Learn what is Spyware and how to prevent it from infecting your computer.
Spyware is a generic term that refers to a variety of Internet applications that monitor, or even covertly control the way in which computer users use the Internet. Unlike viruses or computer worms, which can spread from one computer to another, spyware typically seeks to control a single computer's behavior without the user's consent or knowledge. According to the Anti-Spyware Coalition, spyware applications install without warning and reinstall after removal, open security holes, hijack data and take control of software behavior. At its worst, spyware can facilitate financial fraud or identity theft by transferring data believed to be secure to another location.
In spite of its reputation, spyware initially was not developed to damage computers and networks in the way that viruses and Trojan horses do. Instead, it was developed to boost sagging shareware sales, to control the cost of online advertising delivery and to facilitate peer-to-peer networks. By tracking user preferences and reducing the user's conscious choices, vendors believed they could make the browsing and purchasing experience more transparent. Unfortunately, the line between facilitating user experience and invading personal privacy became more and more difficult to maintain, and spyware applications became increasingly invasive. As a result, Congress introduced anti-spyware legislation that would punish those using spyware to gain access a computer with up to five years in prison.
According to CNET, spyware falls into seven different categories with consequences that vary from annoying to damaging:
Critics consider spyware to be "malware," or essentially malicious software. Software developers often refer to it as "adware," software applications in which advertising banners are displayed while the program is being run, and treat it as an inconvenience or sometimes even a useful Internet tool. (Many cookies allow a site to remember the user's past settings and preferences.) Still others see it as a necessary consequence of users not paying shareware developers for use of their applications.
Users may believe they are installing useful utilities, when in fact the utility triggers the installation of spyware without their knowledge. Spyware utilities that have gained public attention include Bonzi Buddy, which targeted children with an appealing purple gorilla, and HuntBar, a browser toolbar that hijacked users who attempted to access competing search engines. Sony attached a rootkit that was installed with music CDs as an attempt to protect music copyrights, but inadvertently allowed hackers to gain access to users' computers. Even worse, users who tried to remove the rootkit damaged their Windows operating systems in the attempt.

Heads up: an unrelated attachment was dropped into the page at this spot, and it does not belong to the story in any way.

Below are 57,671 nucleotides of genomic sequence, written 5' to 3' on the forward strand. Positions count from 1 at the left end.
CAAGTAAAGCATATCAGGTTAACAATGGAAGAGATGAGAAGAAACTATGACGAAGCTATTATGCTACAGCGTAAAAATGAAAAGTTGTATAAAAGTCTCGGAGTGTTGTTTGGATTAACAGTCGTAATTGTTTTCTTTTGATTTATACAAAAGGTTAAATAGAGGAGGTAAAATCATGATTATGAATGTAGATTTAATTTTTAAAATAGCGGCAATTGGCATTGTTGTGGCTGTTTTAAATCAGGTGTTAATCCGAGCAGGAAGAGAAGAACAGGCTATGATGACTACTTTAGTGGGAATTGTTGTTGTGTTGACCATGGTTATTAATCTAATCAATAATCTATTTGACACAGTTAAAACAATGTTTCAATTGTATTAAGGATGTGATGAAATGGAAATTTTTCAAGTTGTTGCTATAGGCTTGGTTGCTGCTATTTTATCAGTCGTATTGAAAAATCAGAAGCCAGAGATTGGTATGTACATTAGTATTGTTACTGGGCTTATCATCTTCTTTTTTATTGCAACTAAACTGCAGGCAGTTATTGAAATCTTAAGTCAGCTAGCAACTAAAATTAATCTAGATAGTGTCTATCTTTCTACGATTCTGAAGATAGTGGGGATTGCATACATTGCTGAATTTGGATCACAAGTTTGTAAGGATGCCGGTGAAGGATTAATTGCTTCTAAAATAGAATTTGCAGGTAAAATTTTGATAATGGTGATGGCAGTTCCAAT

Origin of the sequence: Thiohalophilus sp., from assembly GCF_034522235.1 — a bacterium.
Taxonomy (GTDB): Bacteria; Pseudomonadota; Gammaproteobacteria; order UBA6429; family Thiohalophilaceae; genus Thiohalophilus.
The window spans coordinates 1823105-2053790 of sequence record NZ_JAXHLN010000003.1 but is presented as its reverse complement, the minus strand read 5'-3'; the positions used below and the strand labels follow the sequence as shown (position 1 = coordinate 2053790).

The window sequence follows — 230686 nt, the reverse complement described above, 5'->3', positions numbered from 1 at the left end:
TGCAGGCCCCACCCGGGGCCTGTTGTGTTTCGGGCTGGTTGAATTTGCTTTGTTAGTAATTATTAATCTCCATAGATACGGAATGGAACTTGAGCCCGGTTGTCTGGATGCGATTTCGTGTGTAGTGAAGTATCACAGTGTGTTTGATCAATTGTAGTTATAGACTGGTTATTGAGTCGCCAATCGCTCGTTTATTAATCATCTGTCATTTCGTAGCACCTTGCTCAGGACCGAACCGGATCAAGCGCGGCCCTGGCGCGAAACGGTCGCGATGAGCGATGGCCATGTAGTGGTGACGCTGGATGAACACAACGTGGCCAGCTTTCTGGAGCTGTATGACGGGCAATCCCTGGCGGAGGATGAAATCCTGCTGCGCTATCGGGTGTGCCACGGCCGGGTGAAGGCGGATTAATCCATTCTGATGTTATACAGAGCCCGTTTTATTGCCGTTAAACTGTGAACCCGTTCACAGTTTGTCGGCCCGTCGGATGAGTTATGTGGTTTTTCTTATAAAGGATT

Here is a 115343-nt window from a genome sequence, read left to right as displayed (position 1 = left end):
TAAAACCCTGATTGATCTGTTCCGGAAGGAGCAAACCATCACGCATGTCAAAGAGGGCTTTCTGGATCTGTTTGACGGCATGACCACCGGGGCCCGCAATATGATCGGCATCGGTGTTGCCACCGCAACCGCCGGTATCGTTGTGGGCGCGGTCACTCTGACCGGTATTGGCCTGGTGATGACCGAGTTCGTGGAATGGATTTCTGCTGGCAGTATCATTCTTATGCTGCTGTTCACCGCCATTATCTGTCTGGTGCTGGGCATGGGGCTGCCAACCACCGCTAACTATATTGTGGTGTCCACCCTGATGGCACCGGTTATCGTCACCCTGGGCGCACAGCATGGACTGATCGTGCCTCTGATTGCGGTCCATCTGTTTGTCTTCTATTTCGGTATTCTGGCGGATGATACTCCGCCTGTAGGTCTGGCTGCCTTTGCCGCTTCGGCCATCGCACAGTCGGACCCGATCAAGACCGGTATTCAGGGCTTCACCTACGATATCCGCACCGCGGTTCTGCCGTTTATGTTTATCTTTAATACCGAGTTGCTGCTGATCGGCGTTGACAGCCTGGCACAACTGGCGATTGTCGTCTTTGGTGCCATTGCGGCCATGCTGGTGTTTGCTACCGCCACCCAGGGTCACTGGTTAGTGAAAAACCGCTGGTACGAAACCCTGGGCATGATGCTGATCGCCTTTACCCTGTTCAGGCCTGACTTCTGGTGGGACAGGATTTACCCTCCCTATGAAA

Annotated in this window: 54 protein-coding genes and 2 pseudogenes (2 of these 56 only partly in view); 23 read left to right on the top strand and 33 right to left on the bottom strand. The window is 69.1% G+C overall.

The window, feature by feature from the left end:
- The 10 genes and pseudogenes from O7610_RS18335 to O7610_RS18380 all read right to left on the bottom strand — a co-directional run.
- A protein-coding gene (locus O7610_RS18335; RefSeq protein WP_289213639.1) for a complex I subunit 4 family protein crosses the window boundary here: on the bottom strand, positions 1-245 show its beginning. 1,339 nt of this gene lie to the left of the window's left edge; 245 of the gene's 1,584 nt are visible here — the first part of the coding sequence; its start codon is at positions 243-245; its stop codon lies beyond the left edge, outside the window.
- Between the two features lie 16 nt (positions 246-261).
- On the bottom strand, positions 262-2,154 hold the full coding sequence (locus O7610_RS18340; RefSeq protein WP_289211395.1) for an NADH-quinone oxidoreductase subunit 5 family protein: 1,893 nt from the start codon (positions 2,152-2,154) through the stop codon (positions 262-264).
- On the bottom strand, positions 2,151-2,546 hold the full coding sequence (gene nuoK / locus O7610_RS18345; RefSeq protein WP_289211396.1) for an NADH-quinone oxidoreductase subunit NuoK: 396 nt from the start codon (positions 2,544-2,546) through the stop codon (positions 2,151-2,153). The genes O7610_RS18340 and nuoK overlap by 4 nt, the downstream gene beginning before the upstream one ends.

Symptoms of a spyware attack include increasingly slow network response, system crashes and the proliferation of pop-up windows in browser software. On occasion, users may have to reformat their hard drives and reinstall system software to remedy the problem. Deleting the application, running a program's uninstall feature or system software, or even using the operating system's "add/remove" features may be inadequate for spyware removal.
StopBadware.org warns that anti-virus and anti-spyware applications should be used to remove spyware as soon as possible. Users should research available anti-spyware programs that effectively detect, block and remove the malicious code. The application should maintain a database of spyware signatures and automatically download the updates. Computer manufacturers and Internet service providers also frequently offer basic anti-spyware utilities.
It is important to be cautious when purchasing security software. A new variation on spyware is the ironically-named anti-spyware software, often marketed as a security safeguard. Users install what appear to be free utilities to scan their hard drives for spyware and then have to pay if they want to uninstall the application. Additionally, the software usually doesn't detect other spyware well and isn't supported by the vendor.
Users who frequently access the Internet can employ a number of countermeasures to prevent spyware infiltration. The best protection is to think critically before accepting the terms of an online agreement or downloading an application. Read the terms carefully before clicking on any link and only download files from sources known to be trustworthy. Some experts recommend that Windows users avoid using Internet Explorer because its interconnection with the Windows operating system makes their computers particularly vulnerable to attack. While no browser is completely safe, other browsers such as Firefox or Opera may offer more protection.